Artificial light has had a big impact on melatonin production, so finding ways to eliminate exposure to this kind of light in the evening can be a big help.
How circadian rhythms impact sleep
You’ve probably heard that your circadian rhythms (physical, mental and behavioral cycles) impact sleep.
But knowing and understanding are two different things.
We’ve talked about how light impacts sleep – and that’s due to these natural rhythms, which impact produced by biological clocks.
That’s right, I said clocks. Despite the popular misconception that you have one biological clock, you actually have them in most of the organs and tissues throughout your body.
These biological clocks control the timing of circadian rhythms.
The suprachiasmatic nucleus (SCN) is the “master clock” that keeps all of the others in sync. This SCN gets its information directly from input through your eyes.
Dimming light sends the message that it’s time for melatonin production. So, if that light never fades as you bombard your eyes with artificial light, your SCN won’t get the right signal. Those circadian rhythms end up upside down, and sleep can suffer.
10 Ways to Optimize Your Sleep Cycle and Lose Weight
No one wants to go back to the days without electricity, and a world without electronic devices seems unthinkable to many people now. We don’t have to reject modern conveniences completely – we just need to learn to use them responsibly.
When we do, we’ll get the sleep our bodies require. And that will allow us to release the extra weight our bodies hold on to. Here are some quick tips for resetting your sleep cycle to a natural, healthy pattern.
1. Choose a bedtime…and stick with it.
Ideally, this will be by 10 pm. It’s best to have the same bedtime regardless of what day it is. Though it’s tempting to stay out late on weekends, when you do so consistently. It’s difficult for your body to maintain healthy rhythms. It’s also best to wake up at the same time each day.
2. Use light, not sound, to wake you up.
An alarm clock that simulates natural light is a great choice. If you won’t wake up without an alarm, open the blinds and expose yourself to natural light as quickly as possible. Enjoying your first cup of coffee or tea in the yard is a great opportunity to use the early morning light to help reset your cycle.
3. Decrease the amount of artificial light you use before bedtime.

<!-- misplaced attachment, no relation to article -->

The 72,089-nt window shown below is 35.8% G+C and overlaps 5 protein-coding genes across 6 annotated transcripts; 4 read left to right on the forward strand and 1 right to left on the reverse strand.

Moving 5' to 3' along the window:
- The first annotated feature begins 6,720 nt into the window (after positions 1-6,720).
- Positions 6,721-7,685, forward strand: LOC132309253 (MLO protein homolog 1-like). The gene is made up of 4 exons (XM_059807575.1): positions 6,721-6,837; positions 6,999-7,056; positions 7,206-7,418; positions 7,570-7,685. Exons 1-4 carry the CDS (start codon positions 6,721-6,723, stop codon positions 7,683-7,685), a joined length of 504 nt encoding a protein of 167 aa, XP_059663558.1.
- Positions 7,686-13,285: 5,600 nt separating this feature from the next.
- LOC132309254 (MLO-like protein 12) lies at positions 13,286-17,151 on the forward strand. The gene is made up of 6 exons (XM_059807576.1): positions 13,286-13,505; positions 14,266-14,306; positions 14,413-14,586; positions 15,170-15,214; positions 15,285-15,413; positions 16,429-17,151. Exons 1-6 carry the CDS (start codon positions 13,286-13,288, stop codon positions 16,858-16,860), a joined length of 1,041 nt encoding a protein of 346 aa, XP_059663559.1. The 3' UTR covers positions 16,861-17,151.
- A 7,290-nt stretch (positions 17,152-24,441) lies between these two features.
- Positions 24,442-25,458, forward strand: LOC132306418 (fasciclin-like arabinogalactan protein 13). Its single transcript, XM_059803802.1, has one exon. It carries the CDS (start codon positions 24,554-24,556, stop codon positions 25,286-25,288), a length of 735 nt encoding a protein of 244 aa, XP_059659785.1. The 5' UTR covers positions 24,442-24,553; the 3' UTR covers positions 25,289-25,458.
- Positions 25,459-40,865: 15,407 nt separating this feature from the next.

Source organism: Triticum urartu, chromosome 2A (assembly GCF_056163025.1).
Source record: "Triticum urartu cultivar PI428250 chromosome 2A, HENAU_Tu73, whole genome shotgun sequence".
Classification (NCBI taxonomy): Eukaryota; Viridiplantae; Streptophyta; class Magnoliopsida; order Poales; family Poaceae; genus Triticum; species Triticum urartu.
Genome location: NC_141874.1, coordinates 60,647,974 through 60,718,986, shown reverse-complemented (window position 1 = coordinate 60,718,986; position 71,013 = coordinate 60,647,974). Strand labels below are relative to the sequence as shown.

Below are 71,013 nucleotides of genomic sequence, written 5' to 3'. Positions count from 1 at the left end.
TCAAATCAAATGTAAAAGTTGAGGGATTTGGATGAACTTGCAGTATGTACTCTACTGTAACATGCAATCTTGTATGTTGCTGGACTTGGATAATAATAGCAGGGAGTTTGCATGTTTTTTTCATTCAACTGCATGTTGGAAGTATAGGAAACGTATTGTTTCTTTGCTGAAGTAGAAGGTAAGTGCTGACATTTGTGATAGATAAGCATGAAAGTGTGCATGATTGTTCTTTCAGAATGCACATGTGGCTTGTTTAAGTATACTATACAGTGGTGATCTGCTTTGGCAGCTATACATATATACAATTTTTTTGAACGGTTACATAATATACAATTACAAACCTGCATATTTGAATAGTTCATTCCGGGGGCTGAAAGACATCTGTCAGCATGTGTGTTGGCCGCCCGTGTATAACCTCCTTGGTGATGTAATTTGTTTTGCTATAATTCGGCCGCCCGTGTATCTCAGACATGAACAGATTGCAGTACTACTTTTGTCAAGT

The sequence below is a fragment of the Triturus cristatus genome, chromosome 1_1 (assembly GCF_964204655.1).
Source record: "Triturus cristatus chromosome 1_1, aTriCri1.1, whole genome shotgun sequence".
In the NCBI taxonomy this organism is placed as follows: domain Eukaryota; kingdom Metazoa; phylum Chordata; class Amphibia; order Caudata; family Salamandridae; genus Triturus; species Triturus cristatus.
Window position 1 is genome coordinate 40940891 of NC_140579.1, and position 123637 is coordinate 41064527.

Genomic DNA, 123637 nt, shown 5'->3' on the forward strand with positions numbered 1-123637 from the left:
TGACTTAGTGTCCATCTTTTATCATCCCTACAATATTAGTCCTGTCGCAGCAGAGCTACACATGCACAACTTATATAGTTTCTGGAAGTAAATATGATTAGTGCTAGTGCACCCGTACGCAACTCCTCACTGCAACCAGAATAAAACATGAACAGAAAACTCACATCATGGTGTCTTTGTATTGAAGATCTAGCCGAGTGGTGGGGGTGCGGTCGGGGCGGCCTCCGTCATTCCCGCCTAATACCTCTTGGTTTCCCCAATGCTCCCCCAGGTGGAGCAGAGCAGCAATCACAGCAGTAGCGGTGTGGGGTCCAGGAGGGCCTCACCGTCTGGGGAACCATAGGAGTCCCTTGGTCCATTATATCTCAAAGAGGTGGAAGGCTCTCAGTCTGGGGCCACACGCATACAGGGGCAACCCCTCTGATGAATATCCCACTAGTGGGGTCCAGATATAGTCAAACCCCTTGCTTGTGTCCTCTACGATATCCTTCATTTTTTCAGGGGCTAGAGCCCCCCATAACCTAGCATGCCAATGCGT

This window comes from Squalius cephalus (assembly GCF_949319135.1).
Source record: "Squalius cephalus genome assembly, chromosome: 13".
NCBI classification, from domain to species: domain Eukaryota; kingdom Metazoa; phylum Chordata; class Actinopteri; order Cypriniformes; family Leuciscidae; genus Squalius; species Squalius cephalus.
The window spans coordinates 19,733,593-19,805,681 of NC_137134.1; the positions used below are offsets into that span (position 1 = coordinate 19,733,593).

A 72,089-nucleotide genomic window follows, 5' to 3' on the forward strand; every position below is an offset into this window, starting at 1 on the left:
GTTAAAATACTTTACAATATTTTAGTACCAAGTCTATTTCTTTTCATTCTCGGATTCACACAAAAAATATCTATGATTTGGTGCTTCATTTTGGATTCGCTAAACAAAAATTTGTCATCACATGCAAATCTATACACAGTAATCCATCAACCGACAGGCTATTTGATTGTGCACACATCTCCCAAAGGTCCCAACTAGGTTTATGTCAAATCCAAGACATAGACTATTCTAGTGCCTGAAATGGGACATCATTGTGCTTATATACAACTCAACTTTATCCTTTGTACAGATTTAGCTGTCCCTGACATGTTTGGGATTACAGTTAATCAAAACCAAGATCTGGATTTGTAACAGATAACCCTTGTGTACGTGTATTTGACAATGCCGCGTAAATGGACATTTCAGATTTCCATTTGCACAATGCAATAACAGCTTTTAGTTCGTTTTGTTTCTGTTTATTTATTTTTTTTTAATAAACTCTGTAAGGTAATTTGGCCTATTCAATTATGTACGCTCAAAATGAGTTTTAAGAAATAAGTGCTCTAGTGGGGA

At least an hour before bed (two is better) try to dim the lights in your home and put electronics away. If you have to use your screens, at least put them on night mode to help sleep hormones do their work.
4. Avoid caffeine and alcohol late in the day.
When you reach for an afternoon soda, coffee or energy drink you’re setting yourself up for a long night of wakefulness. Consuming alcohol in general stalls fat burning mechanisms for several hours. And alcohol too close to bedtime can cause restless sleep as your body processes it.
5. Make dinner the last thing you eat – and have it at least two hours before bed.
Digestion and absorption are long, complicated processes. Your body needs at least ten hours without food to reset your hormones. Carbs before bed are a problem for another reason: too many carbs make blood sugar levels drop, which prompts the release of cortisol. In the middle of the night, cortisol becomes an internal alarm clock!
6. Establish practices that reduce stress in your life.
Exercise, a relaxing bedtime routine, a healthy diet, and meditation or breathing exercises are all great ways to reduce the constant barrage of stressors we face daily.
7. Be more active.
Regular physical activity is a great way to help you get the quality sleep you need, just be sure to avoid vigorous exercise too close to bedtime. Any physical activity will make a difference, and a commitment to twenty or thirty minutes of intentional exercise per day will positively impact your sleep cycle. An early morning walk can help you start the day off right and a late afternoon workout can help shake off the pressures of work. Find something you love to do, and it won’t feel like a chore!
8. Create a bedroom sanctuary.
Be sure that your sleeping environment is conducive to restful sleep. It should be cool, quiet, and comfortable. Leave electronics outside the bedroom and develop a routine to help signal to yourself it’s time to relax.
9. Try a power nap.
If you find yourself consistently dragging during the late afternoons, try building a quick nap into your schedule. It’s a far better way to rejuvenate than coffee or a candy bar! Just be sure to keep it between 10 and 20 minutes so you don’t run through all the sleep cycles. If you feel groggy when waking from a nap, try a shorter one the next time.
10. Try gentle supplementation to reset your sleep cycle.
While melatonin is best known for supporting sleep, studies have also shown magnesium, ginkgo biloba, valerian root, lavender, and the amino acids glycine and l-theanine to be helpful. My sleep support program is a special blend that includes melatonin, L-theanine and valerian root, along with other nutrients known for calming brain activity and promoting quality sleep.
Now you know that sleep is vital for so many reasons – including losing weight! If you’re constantly sleep deprived, it’s a great place to begin when struggling with stubborn weight.
With so many easy solutions at your disposal, you can reset your sleep cycle and meet your weight loss goals. Diet and exercise are important, but quality sleep can’t be left behind!
Reviewed by Dr. Mark Menolascino, MD